Henrietta Swan Leavitt (1868-1921)
Lancaster, Massachusetts, USA
Digital Illustration, 24" x 32", 2022
Did you ever wonder why some stars twinkle and why some are dull? Henrietta Swan Leavitt was an astronomer and was known for her discovery of the relationship between period and luminosity in Cepheid variables, pulsating stars that vary regularly in brightness. Her work would later help astronomers discover the first “standard candle” with which to measure the distance to faraway galaxies.
Working as one of the first woman “computers” at Harvard University, Leavitt cataloged the brightness of stars as they appeared in the observatory’s photographic plates. During this time, women were not allowed to handle telescopes but could work with the scientific data that was photographed. Leavitt never completed her degree from Harvard but continued her computing work for the university. Severely underpaid and suffering from hearing loss, Leavitt identified variable stars noticing that some were brighter for longer periods of time. She found a scale factor in distance for Cepheid stars leading to a logarithm of a star’s average luminosity (“Leavitt’s law”) which led to a measure of a star’s luminosity.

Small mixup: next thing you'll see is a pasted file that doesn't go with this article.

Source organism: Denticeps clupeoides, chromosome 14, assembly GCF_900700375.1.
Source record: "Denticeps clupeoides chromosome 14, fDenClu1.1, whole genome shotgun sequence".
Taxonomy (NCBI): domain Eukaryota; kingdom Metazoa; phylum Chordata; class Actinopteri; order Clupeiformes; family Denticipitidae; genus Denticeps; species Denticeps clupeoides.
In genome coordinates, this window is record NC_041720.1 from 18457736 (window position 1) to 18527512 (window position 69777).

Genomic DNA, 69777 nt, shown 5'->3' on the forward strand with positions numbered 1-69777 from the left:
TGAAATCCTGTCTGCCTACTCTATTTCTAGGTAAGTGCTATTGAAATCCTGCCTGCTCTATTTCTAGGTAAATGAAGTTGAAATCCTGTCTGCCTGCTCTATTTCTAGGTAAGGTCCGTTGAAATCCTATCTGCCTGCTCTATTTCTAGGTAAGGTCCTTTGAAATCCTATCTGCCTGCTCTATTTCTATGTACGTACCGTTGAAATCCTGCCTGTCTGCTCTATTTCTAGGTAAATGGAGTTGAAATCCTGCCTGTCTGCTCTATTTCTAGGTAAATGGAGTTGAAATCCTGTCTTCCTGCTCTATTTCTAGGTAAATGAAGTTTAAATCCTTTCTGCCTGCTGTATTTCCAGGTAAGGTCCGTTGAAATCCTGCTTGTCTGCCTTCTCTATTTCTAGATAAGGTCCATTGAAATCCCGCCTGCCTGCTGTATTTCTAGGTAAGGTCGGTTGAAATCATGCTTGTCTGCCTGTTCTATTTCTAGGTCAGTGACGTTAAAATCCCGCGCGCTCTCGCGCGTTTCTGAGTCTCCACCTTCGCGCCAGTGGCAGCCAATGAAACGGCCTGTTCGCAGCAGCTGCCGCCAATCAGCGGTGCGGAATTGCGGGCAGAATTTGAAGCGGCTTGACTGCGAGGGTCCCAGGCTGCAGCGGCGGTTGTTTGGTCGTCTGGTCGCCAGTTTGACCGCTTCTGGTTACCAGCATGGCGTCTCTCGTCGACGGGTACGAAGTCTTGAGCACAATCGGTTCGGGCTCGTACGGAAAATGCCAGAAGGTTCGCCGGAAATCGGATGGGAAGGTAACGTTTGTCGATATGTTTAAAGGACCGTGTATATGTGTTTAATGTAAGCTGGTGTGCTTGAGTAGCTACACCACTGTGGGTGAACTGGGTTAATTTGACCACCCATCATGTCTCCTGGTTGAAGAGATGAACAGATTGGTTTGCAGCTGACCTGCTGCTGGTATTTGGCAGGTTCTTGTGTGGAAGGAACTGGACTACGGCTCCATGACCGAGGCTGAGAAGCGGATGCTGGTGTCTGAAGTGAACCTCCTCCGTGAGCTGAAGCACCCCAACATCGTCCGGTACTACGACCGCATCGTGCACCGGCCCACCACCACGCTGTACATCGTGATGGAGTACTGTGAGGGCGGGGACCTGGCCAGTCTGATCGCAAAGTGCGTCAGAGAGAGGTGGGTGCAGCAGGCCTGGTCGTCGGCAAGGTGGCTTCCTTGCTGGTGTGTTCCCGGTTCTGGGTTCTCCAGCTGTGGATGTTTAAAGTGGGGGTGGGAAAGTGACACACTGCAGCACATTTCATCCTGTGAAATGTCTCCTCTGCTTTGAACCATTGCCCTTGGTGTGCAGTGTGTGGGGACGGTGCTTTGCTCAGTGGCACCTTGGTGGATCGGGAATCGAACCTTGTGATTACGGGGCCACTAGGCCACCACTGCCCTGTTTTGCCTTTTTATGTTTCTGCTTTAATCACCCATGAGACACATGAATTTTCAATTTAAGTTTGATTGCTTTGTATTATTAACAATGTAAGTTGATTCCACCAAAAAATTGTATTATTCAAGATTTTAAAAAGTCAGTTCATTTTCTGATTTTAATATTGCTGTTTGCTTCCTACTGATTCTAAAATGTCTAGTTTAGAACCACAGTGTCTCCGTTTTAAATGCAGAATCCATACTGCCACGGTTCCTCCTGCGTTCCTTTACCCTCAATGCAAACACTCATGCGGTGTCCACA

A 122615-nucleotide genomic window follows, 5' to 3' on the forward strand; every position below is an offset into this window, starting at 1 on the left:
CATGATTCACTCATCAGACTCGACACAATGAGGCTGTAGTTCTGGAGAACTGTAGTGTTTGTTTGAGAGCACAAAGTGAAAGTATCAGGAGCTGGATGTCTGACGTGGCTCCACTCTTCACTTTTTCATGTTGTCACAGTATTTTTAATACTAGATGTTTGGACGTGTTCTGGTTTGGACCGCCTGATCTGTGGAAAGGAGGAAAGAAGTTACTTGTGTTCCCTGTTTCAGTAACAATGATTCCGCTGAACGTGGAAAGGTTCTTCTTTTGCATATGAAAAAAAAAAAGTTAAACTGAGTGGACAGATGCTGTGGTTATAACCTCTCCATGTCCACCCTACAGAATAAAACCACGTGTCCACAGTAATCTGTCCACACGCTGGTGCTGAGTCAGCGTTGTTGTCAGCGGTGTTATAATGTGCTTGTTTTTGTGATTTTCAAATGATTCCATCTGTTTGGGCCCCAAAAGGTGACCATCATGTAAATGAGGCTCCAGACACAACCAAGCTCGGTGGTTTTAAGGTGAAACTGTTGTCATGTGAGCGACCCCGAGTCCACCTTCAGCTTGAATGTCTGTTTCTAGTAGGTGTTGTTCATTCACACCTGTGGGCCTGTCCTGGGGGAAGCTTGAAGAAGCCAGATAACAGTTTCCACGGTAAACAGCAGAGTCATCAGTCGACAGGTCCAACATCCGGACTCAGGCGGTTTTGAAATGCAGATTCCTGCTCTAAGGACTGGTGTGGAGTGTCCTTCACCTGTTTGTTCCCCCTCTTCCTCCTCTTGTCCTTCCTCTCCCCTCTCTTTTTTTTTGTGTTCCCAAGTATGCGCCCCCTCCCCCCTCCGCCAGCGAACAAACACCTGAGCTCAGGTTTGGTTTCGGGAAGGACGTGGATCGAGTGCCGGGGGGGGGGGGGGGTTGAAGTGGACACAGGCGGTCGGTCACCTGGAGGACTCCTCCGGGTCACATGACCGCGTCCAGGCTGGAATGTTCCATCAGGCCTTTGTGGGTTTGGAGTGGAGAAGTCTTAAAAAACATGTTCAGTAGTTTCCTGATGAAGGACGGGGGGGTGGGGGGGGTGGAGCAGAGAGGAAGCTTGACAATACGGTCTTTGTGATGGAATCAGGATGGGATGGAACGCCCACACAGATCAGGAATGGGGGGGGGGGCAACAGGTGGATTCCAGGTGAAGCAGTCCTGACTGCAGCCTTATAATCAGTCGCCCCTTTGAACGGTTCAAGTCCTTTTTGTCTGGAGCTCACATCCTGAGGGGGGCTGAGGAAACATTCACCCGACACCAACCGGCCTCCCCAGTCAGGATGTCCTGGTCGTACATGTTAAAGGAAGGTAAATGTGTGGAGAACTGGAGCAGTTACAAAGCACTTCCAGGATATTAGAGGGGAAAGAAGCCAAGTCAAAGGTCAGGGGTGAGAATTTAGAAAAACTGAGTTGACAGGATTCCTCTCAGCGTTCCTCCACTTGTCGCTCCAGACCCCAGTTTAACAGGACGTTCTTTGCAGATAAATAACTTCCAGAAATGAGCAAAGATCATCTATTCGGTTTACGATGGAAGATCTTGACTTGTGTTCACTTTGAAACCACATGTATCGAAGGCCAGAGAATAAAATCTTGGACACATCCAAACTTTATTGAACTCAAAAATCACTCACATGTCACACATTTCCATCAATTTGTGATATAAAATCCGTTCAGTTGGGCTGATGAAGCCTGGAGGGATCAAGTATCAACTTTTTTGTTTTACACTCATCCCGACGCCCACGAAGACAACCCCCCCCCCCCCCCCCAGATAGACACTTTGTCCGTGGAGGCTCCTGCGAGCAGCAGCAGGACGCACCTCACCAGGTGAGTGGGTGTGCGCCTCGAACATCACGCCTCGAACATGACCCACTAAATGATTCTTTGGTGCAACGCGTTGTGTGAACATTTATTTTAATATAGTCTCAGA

Before Leavitt, astronomers could only measure hundreds of light years, however, her discovery refined the distance significantly. This work eventually contributed to significant discoveries; the Milky Way, the Andromeda Galaxy, spiral nebulae, and universal expansion – Hubble’s Law.
Leavitt never won a Nobel Prize for her work but many astronomers, including Edwin Hubble, believe she deserved one. She eventually passed away at age 53 from stomach cancer, but many say she will go down in history as one of the most lovable, joyful, and appreciated astronomers to have lived.
Asteroid 5383 Leavitt was named after her in honor of deaf men and woman astronomers.